Web 2.0 Foundational Terms

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The following list of Web 2.0 terms was compiled by Champlain College professors, Elaine Young and Rob Williams.

Analytics. Data reports of Web-site traffic and user behavior on a Web site. Helps businesses to track return on investment, set measurable goals and make improvements to their sites based on tracking hard data such as clicks and time spent on pages. There are free services and enterprise services that can be deployed.

Blog. An online journal or “Web log” used by individuals to express themselves. There can be individual, group or corporate blogs around specific topics. There are many free (and easy) blogging tools.

Collaborative applications. Online applications that include word processing, spreadsheet and and presentation tools that allow multiple users, viewers and editors. Much like wiki, where groups of individuals work together in a virtual environment to create, edit and update information.

Feed reader. A browser, computer or Internet-based application that pulls in RSS feeds.

Mash Up. Refers to Web 2.0 users grabbing existing content (like an online video or a piece of music) and re-editing it using various software applications and their own personal touch. Search for the “Numa Numa Man” on YouTube to see a famous example.

Online visibility. The use of public relations techniques on the Web in order to obtain greater visibility for an organization’s Web site, and therefore increased organic rankings on search engines. RSS, blogging and social networking are ways to increase online visibility.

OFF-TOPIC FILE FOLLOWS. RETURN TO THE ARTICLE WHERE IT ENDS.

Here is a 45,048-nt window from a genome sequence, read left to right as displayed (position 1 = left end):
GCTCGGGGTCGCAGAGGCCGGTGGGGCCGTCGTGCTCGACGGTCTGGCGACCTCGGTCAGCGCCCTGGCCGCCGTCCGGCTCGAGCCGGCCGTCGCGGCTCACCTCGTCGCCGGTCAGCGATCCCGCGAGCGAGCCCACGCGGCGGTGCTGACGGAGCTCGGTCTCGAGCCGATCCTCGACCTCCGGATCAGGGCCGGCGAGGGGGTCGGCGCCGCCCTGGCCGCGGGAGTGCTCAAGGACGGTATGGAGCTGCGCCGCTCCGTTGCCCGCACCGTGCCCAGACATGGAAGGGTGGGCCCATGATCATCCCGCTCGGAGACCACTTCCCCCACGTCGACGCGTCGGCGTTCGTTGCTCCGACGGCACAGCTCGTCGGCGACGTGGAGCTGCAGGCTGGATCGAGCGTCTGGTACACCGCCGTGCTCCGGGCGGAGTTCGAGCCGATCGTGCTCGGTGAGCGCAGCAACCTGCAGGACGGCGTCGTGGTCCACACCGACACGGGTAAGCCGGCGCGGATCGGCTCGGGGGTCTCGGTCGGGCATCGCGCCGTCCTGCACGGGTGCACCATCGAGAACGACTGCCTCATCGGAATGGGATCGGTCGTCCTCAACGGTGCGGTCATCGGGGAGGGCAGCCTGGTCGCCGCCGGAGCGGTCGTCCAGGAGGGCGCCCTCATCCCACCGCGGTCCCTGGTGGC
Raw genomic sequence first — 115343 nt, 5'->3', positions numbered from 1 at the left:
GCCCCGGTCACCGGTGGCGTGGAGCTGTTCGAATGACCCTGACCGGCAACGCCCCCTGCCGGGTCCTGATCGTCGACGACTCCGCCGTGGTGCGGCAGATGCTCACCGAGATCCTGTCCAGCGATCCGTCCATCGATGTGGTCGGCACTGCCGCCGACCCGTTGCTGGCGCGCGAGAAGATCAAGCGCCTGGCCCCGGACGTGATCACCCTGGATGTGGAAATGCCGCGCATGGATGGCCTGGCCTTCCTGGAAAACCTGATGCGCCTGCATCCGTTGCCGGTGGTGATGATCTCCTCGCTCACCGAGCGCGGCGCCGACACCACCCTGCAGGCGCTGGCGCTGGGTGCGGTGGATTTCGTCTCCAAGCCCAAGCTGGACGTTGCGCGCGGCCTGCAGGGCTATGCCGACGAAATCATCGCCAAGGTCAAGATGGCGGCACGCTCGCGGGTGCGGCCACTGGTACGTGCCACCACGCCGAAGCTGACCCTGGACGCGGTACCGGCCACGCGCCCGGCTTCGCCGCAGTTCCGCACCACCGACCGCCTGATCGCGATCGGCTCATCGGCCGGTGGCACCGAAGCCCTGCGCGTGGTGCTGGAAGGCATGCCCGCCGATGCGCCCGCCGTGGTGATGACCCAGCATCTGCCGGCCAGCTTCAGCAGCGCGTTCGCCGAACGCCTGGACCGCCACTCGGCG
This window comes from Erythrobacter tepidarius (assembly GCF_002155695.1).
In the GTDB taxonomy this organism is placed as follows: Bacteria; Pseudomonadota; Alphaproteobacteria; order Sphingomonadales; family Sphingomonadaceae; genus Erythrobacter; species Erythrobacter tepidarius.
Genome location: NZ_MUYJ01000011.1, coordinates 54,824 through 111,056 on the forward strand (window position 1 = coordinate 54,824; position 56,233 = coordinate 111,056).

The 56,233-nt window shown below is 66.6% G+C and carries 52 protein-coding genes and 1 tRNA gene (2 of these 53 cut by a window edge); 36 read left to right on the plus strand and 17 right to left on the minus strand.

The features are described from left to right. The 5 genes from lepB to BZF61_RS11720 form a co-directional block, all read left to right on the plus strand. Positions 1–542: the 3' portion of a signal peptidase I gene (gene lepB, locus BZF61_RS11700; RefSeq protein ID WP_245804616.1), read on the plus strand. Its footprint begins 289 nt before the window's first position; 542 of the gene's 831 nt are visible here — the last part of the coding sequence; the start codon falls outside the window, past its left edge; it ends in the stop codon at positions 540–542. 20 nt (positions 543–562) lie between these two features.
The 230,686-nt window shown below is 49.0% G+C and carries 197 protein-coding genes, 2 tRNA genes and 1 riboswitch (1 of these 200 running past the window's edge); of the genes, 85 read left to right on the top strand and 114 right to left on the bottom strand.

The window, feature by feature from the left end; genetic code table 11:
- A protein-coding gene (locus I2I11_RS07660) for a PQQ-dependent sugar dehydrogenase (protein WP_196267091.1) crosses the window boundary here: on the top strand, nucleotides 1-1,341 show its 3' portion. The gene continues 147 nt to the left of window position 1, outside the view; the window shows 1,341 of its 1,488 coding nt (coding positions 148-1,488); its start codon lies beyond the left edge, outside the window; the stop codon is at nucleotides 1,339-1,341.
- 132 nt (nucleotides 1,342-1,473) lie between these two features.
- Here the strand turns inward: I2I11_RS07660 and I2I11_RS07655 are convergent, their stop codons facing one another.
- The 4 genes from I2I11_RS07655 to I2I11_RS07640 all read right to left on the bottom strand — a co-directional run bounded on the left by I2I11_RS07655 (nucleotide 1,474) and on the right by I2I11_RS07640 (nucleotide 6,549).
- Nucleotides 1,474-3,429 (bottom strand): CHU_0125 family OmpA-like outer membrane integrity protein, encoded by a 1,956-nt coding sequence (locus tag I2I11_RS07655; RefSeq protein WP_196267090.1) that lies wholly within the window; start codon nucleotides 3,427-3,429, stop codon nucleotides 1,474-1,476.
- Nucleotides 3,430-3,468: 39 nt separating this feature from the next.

Organic search. The “natural” placement of a Web site’s listing (i.e., not paid for) in search engine results due to a well-optimized site.

Paid search. Paying for a sponsored link to be at the top of search engine results for specific key words or terms. Also includes sidebar ads in search results.

Really Simple Syndication (RSS). Allows organizations with frequently updated Web-site content to push those updates directly to consumers who have a feed reader. Blogs and news sites are examples of types of sites that benefit from RSS. Allows consumers of information to “subscribe” to updates without using e-mail.

Search engine optimization (SEO). The process of making an organization’s Web site friendlier to search engines, potentially increasing the organic ranking of a Web site on a specific search engine.

Social media. The various online tools that allow anyone to create, share, modify and critique content as well as join communities and collaborate. Some see this as a democratization of the Web, moving away from one-to-one communication to a flatter, many-to-many communication. YouTube is an example.

Social networking. Online communities that allow users to post profiles and share information and communicate and congregate around shared interests. Examples include MySpace, Facebook and LinkedIn.

Social presence. Emerging set of social media tools that allow individuals to communicate where they are and what they are doing to a wide range of people. Examples include Twitter, Jaiku and Pownce.

Website optimizer. A new tool launched by Google, linked to its AdWords and Analytics applications, that allows organizations to conduct multivariate testing on specific pages to improve goals and conversion rates.

Web 2.0. Used to describe the change in how people are using the Web, moving from a static information source controlled by a few, to an interactive and collaborative environment that is open to all, is flatter and is what many see as more democratic. Many of the tools in this list are considered Web 2.0 tools.

Wiki. An online collaborative space that allows users to work together to create, edit and update information. The best-known example is Wikipedia, where individuals of all backgrounds from around the world contribute to an ever-changing, ever-growing online encyclopedia of information (and mis-information).

Vlog. a video blog. That is, an online journal/blog comprised primarily by video content.